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Trade-Induced Unemployment: How Much Do We Care?

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  • Yoto V. Yotov

Abstract

It is a common perception that a government, especially in the face of elections, is particularly sensitive to the presence of trade-induced unemployment. In this paper, I ask: how much weight does the incumbent politician actually attach to unemployment resulting from trade? To answer, I build a model that captures government's sympathy to trade-affected workers and allows me to decompose the channels through which trade-induced unemployment affects the level of sectoral protection chosen by a politically-driven incumbent official. I provide empirical evidence that the US government is very sensitive to the presence and the magnitude of trade-induced unemployment. Specifically, I estimate the weight that the office holder attaches to the welfare of trade-affected workers to be positive, significant, and four times larger than the weight on the welfare of those who are not affected by trade. Copyright � 2010 Blackwell Publishing Ltd.

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Bibliographic Info

Article provided by Wiley Blackwell in its journal Review of International Economics.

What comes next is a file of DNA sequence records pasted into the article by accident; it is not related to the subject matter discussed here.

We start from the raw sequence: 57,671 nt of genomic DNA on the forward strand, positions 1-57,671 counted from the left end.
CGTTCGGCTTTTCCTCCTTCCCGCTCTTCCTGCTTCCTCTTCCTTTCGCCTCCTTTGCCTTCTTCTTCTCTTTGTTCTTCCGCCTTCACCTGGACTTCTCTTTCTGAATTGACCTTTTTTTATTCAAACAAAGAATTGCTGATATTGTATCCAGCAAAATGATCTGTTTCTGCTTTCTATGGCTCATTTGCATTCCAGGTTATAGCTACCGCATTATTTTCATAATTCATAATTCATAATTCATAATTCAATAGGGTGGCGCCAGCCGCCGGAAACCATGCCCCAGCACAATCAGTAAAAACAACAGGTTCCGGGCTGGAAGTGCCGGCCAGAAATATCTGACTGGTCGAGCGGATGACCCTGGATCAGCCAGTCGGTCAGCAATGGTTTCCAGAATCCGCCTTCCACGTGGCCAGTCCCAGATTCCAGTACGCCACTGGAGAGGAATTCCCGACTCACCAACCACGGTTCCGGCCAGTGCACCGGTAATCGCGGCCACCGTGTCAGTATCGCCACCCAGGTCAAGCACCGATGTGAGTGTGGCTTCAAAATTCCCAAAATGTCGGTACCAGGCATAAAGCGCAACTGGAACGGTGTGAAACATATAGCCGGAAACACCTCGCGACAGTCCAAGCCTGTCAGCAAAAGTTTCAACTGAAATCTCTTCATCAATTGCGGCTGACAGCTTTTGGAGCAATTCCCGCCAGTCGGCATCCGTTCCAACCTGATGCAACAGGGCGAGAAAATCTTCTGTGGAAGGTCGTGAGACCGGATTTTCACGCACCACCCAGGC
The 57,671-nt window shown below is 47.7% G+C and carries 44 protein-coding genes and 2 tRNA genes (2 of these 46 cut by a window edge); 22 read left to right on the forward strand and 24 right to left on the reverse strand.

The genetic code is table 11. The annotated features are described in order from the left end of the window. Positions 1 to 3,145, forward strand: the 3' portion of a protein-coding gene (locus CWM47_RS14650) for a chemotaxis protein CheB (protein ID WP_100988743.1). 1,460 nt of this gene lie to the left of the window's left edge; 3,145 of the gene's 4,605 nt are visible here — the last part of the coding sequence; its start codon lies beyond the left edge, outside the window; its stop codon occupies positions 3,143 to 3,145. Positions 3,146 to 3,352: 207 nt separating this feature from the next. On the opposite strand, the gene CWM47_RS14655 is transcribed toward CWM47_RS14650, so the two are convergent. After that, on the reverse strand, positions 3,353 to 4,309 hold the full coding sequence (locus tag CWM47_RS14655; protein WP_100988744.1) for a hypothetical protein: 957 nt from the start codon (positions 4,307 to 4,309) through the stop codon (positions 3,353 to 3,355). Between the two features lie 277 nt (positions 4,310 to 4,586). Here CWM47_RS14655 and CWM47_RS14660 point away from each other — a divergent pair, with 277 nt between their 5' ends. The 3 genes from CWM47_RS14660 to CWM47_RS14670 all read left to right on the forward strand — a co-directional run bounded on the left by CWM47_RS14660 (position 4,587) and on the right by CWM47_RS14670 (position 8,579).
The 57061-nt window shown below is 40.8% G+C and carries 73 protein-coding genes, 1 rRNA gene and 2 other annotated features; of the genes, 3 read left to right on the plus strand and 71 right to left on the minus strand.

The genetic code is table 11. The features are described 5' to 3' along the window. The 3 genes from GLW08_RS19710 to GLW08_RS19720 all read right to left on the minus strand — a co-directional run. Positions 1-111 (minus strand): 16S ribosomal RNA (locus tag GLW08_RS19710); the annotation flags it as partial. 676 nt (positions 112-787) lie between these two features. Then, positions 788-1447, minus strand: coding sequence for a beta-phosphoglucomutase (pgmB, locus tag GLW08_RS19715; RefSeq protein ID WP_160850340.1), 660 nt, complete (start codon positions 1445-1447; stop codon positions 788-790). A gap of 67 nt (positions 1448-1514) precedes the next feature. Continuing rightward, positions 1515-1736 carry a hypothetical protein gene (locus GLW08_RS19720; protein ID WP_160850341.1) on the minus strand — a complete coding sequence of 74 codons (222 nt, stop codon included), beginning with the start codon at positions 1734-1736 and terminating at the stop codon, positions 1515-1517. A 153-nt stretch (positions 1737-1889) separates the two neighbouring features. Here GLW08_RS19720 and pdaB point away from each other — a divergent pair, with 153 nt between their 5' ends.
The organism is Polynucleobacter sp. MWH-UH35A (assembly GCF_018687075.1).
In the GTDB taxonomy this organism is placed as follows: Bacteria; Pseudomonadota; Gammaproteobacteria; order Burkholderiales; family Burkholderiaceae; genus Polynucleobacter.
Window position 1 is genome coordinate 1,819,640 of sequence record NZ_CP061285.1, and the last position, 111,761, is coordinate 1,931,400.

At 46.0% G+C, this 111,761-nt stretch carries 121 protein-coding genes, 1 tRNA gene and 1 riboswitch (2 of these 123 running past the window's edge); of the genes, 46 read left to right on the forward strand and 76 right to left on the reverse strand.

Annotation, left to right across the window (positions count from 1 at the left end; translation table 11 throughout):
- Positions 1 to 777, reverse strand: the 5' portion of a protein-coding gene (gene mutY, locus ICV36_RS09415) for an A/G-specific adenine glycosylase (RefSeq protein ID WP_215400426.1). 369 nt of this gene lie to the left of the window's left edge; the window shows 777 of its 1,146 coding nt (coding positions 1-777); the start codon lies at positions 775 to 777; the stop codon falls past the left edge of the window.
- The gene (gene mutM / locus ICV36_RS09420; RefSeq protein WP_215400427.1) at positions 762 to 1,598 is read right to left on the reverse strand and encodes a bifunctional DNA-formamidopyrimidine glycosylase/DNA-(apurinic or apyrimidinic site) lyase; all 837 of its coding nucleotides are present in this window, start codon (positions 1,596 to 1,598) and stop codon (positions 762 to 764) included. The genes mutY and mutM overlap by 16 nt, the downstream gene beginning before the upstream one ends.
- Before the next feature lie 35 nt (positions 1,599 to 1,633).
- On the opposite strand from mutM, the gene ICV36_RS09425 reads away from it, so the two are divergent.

Volume (Year): 18 (2010)
Issue (Month): 5 (November)
Pages: 972-989

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Handle: RePEc:bla:reviec:v:18:y:2010:i:5:p:972-989

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Cited by:
  1. Stephanie Meinhard & Niklas Potrafke, 2011. "The Globalization-welfare State Nexus Reconsidered," Working Paper Series of the Department of Economics, University of Konstanz 2011-27, Department of Economics, University of Konstanz.
  2. Baybars Karacaovali, 2012. "Trade Policy Determinants and Trade Reform in a Developing Country: The Case of Colombia," Working Papers 201220R, University of Hawaii at Manoa, Department of Economics.
  3. Uysal , Pinar & Yotov, Yoto & Zylkin , Thomas, 2014. "Trade Liberalization, Firm Heterogeneity, and Labor Layoffs: An Empirical Investigation," School of Economics Working Paper Series 2014-6, LeBow College of Business, Drexel University.
  4. Baybars Karacaovali, 2011. "Trade Policy Determinants and Trade Reform in a Developing Country," Fordham Economics Discussion Paper Series dp2011-03, Fordham University, Department of Economics.

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